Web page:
CBT for Children with Anxiety and Attention Deficit Hyperactivity Disorder
What was the aim of the research?
The Cool Kids program is an effective cognitive behavioural treatment for children with anxiety disorders. About 25% of children who have an anxiety disorder also have attention-deficit/hyperactivity disorder (ADHD). Our aim was to determine whether Cognitive Behavioural Therapy (CBT) is effective for children who have an anxiety disorder and a secondary ADHD diagnosis. A secondary diagnosis is a condition that is less impairing than the primary diagnosis.
How did we do it?
We analysed data from 842 children aged 5 to 18 years who took part in the Cool Kids anxiety treatment program. Of these children, 94 also had mild-to-moderate ADHD. For all children in the study, an anxiety disorder was the primary diagnosis, meaning that anxiety was causing the greatest impairment in their lives prior to treatment. Children with certain secondary (less impairing) diagnoses such as ADHD were included, but those with a primary non-anxiety disorder were excluded from this study due to the focus on anxiety treatment.
What did we find
We found that there was no difference in treatment response and remission between the children with and without comorbid ADHD. That is, children who have ADHD did just as well in CBT as those children who didn't have ADHD. Around sixty percent of children with ADHD no longer met criteria for an anxiety disorder after treatment. Additionally, we found a modest but significant decrease in ADHD symptom severity for these children.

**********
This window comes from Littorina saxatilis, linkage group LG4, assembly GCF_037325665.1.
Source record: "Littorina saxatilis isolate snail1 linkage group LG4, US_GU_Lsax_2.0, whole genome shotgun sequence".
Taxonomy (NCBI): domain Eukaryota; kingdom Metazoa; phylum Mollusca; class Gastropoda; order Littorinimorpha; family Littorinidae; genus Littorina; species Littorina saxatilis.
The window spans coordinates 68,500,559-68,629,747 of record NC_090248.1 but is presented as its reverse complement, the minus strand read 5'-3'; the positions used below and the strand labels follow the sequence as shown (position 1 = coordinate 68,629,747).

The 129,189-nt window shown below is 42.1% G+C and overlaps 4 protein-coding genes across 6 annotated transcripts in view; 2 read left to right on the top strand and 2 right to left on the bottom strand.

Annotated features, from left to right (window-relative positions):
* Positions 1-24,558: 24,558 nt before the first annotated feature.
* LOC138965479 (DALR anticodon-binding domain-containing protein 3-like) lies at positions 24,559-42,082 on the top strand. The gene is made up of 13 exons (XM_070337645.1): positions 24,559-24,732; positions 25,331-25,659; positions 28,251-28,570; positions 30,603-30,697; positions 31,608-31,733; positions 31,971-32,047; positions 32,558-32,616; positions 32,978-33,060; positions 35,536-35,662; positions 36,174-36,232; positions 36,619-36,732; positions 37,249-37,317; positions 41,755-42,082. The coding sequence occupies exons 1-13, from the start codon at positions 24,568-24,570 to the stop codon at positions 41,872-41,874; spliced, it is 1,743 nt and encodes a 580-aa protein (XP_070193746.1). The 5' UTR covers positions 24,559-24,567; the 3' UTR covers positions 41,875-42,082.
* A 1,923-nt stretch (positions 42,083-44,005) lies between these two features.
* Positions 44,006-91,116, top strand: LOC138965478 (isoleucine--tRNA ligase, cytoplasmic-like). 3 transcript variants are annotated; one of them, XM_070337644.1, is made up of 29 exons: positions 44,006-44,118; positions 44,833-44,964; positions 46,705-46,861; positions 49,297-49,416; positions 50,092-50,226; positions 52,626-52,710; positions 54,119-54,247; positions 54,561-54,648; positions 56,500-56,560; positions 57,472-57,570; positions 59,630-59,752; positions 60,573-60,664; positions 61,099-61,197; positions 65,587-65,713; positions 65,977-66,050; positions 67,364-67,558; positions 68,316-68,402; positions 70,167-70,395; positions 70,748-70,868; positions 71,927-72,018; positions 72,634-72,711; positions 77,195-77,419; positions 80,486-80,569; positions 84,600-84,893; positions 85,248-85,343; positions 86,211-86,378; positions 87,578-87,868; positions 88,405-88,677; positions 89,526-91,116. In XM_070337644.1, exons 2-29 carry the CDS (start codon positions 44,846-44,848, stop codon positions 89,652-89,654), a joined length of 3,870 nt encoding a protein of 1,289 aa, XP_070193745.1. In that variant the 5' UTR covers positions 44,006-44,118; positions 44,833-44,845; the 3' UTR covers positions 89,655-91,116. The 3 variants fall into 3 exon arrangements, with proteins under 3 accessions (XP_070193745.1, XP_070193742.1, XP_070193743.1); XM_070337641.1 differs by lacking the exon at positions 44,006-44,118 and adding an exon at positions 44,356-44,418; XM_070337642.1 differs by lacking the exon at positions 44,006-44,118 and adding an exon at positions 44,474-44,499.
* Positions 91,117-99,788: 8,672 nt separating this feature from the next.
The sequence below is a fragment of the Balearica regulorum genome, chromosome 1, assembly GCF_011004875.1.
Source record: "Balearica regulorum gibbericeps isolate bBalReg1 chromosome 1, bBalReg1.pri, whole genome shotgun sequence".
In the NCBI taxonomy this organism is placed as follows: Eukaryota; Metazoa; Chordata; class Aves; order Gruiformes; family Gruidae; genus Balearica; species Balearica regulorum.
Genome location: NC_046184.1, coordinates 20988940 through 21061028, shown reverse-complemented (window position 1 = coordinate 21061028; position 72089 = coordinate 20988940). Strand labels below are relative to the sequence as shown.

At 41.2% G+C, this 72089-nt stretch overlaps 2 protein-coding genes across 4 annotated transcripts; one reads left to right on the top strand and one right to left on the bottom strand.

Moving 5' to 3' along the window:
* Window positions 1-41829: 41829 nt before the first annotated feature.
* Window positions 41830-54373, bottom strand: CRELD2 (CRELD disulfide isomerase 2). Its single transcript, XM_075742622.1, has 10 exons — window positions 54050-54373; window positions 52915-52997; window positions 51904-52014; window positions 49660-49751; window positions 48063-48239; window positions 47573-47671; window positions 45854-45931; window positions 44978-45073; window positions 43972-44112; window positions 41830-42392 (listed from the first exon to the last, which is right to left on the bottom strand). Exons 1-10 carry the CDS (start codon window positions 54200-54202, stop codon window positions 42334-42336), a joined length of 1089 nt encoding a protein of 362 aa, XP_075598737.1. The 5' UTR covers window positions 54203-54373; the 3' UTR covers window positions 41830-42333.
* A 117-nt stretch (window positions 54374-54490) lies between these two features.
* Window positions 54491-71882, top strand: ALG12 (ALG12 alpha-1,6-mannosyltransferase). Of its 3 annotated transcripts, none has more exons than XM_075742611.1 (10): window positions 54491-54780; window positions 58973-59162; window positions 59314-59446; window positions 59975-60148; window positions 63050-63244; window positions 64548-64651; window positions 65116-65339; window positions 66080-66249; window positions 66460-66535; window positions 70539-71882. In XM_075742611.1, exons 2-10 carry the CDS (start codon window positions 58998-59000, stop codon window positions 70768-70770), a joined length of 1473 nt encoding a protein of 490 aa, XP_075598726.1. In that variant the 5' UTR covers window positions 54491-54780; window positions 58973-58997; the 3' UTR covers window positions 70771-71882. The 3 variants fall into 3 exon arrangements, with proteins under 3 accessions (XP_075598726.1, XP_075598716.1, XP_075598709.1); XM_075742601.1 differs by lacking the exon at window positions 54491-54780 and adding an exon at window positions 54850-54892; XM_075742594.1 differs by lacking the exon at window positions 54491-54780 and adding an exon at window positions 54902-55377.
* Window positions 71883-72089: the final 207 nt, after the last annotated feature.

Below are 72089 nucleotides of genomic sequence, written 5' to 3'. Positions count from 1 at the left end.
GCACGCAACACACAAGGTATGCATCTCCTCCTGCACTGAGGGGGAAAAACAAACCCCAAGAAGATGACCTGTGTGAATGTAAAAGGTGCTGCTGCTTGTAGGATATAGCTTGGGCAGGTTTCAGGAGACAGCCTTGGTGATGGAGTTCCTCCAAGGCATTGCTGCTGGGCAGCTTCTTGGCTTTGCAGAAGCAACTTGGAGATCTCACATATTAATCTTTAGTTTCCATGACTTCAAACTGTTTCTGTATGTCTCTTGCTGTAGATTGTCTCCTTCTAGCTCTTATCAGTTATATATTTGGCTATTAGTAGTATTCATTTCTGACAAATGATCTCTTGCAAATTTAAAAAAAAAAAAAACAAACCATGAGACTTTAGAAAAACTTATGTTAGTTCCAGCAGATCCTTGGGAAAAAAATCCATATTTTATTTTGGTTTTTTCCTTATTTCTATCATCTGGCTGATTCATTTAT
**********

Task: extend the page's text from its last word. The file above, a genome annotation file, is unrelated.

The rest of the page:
What does this mean in practice?
This means that children who have a primary anxiety disorder as well as mild-to-moderate ADHD are likely to benefit from participating in a manualised, CBT-based treatment for anxiety such as Cool Kids. We noted that Cool Kids is a treatment in which parent involvement is important, so a similar program is recommended.
Citation: Gould, K.L, Porter, M., Lyneham, H.J., Hudson, J.L. (2018), Cognitive Behavioral Therapy for Children With Anxiety and Comorbid Attention-Deficit/Hyperactivity Disorder. Journal of the American Academy of Child & Adolescent Psychiatry. DOI: https://doi.org/10.1016/j.jaac.2018.03.021